Published: July 28, 2020
Review by Madelia Hickman Ring, Photos Courtesy Thomaston Place Auction Galleries, Inc.
THOMASTON, MAINE — Kaja Veilleux prefers to sell to a live audience, to have one-on-one interaction with bidders he can see and, in many cases, from whom he can coax additional bids. Online bidding often prevents that connection, so he was initially apprehensive about selling to an empty room. “We’ve never done it that way. I like having a live audience, but once I got into the rhythm the sale went really smoothly. It took a little longer than usual to sell the sale but our buyers really came through via absentee, phone and online bidding. I’m very pleased with the end result.”
He has reason to be upbeat. Thomaston Place Auction Galleries’ two-day “Summer Bounty Part One” auction July 18-19 raked in just north of $1.5 million in sales, a figure that at press time was slowly climbing with post-auction sales. Of the 1,019 lots offered, less than ten percent were passed, a rate Veilleux deemed miniscule. He noted new bidders as well as new buyers, selling online through LiveAuctioneers, Invaluable and Thomaston Place’s proprietary platform, all in addition to phone and absentee bidding.
The first day of sales presented more than 550 lots of things made before and including the Nineteenth Century, from any part of the world. This session saw competitive bidding across all categories, most of the top prices in the sale, and a few surprises as well.
“The Mather Brown piece was a real surprise. The furniture was really strong, including American and European period furniture. The Roman sculpture also did really well.”
Veilleux was referring to a reverse-painted glass panel probably by Mather Brown (English / American, 1761-1831) depicting the “Delivery of the Definitive Treaty by the Hostage Princes into the hands of Lord Cornwallis” that soared past its $6/8,000 estimate to sell to an online bidder for $84,000, the top price achieved in the sale. It was from a Dark Harbor, Maine, estate that had come in on an appraisal day but “we knew it was really great when it came in,” Veilleux said. “The family had no restrictions and we were able to put a low estimate on it.”
A 50-inch-tall full-length Roman marble statue of Asclepius that was dated from the First or Second Century CE, or later, went to a phone buyer for $23,400. It had been consigned by a private Boston collector and exceeded presale expectations. That same price was paid for a pair of Chinese demilune console tables that Veilleux thought was probably Ming Dynasty; the pair went to the phones as well. The tables had been in the collection of a Maine bank that had been acquired by Bank of America but which did not want any of the furnishings, so Thomaston Place got them. Bringing $10,530 was a late Nineteenth Century cow weathervane possibly by J.W. Fiske & Co., while eight volumes of John James Audubon’s The Birds of America from Drawings Made in the United States and Their Territories flew to $21,060.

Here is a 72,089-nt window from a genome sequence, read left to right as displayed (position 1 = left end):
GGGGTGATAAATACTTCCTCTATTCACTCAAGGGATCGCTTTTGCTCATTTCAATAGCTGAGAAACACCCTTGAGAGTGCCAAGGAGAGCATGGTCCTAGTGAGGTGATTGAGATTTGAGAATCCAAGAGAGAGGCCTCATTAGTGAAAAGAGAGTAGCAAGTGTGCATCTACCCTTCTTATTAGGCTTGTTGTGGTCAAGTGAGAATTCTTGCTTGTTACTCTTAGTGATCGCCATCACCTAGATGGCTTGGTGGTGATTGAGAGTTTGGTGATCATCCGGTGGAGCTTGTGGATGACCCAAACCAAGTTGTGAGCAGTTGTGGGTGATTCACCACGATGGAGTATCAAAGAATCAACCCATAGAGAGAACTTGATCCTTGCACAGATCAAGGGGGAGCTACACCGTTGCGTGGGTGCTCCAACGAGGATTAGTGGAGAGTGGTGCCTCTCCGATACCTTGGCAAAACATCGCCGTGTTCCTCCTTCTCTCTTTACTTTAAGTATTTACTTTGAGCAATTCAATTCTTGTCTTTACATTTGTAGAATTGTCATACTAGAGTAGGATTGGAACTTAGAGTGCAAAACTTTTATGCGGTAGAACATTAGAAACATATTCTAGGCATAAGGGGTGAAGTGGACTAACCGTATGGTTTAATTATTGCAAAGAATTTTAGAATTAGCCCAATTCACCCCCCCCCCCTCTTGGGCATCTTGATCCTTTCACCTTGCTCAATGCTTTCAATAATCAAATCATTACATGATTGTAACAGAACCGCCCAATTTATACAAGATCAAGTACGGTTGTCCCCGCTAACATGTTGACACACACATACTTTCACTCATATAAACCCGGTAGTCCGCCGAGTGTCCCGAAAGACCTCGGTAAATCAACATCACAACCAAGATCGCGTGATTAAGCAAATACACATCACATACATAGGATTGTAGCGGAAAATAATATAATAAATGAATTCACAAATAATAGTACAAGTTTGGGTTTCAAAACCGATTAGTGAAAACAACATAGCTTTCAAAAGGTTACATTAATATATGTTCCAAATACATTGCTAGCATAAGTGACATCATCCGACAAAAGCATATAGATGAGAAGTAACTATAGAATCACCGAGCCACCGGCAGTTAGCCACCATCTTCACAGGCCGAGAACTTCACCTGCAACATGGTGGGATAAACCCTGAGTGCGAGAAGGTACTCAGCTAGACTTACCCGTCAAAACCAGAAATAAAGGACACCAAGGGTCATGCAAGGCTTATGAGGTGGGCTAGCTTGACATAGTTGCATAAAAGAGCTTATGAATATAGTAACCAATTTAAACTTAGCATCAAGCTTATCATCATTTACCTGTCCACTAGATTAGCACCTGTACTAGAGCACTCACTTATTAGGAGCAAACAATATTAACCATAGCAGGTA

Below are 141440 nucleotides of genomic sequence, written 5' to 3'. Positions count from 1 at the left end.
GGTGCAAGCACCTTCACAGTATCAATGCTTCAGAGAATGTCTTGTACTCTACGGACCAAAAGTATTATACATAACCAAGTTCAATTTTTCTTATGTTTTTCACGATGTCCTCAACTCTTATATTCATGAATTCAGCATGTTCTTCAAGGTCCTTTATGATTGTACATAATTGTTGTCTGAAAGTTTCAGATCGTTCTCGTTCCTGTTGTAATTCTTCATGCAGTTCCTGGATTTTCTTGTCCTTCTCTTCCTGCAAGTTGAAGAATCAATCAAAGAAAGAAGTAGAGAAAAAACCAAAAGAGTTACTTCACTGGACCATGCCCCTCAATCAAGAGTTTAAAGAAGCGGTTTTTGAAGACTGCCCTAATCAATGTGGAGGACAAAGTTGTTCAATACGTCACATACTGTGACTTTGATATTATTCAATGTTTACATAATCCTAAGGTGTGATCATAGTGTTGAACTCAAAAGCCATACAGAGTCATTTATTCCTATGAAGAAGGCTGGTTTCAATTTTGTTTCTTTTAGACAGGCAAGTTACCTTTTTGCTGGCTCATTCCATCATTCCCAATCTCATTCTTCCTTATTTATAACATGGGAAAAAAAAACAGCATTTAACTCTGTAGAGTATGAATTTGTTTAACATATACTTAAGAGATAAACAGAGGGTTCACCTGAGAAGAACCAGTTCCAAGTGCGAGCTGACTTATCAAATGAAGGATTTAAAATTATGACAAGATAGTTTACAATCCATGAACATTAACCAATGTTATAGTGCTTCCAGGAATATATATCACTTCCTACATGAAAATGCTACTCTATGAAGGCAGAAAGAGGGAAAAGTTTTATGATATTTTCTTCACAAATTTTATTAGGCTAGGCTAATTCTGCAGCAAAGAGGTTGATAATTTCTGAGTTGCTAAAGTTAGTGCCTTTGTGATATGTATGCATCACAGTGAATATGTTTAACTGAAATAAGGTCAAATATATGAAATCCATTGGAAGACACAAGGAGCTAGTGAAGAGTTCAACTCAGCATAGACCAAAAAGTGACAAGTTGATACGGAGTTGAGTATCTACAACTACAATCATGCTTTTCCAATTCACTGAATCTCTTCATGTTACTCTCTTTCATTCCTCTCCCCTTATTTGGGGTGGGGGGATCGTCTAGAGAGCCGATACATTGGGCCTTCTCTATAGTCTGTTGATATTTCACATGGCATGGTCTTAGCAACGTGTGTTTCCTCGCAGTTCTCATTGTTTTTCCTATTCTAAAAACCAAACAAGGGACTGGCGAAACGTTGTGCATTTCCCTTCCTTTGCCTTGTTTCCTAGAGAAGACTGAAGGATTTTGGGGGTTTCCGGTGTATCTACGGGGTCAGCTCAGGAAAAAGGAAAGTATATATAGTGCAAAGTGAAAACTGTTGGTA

Veilleux had interesting anecdotes for two of the works of art offered on the first day that realized high prices. He had handled the painting of a little girl with a sailboat by Josef Israels (Netherlands, 1824-1911) about 30 years ago when he outbid the curator of the Hague Museum for it at a country auction for about $15,000; he subsequently sold it to the Wolfe family, whose estate it came to him from. It brought $20,475 in this sale. He had also previously handled Frank Henry Shapleigh’s “Mt Chocorua from Old Barn, Eaton, N.H.,” having sold it 20 or 30 years ago to the consignor for what he thought had been $1,500. It received plenty of interest and competition and sold for $11,115.
The second day of sales featured works made after the Nineteenth Century, including up to the present day. Topping that session was a Keith Haring ink on cardstock that an online bidder bought for $42,000. “We had a lot of interest in that. It came from a private collector in Hawaii who saw that we had sold one of these before for good money,” Veilleux recalled. Other notable results from that session included two bronze sculptures by Andre (William Andre) Harvey (American/French, 1941-2018) that had been acquired from the artist by Rosemarie Wolfe. One brought $9,945, the other made $5,850.
Prices quote include the buyer’s premium as reported by the auction house.
The Summer Bounty Part Two sale will take place August 29-30 and features more from the Wolfe Estate, a collection of Chinese works of art, as well as a major NC Wyeth drawing and a selection of works by living Maine artists.
Thomaston Place Auction Galleries, Inc., is at 51 Atlantic Highway. For more information, www.thomastonauction.com or 207-354-8141.
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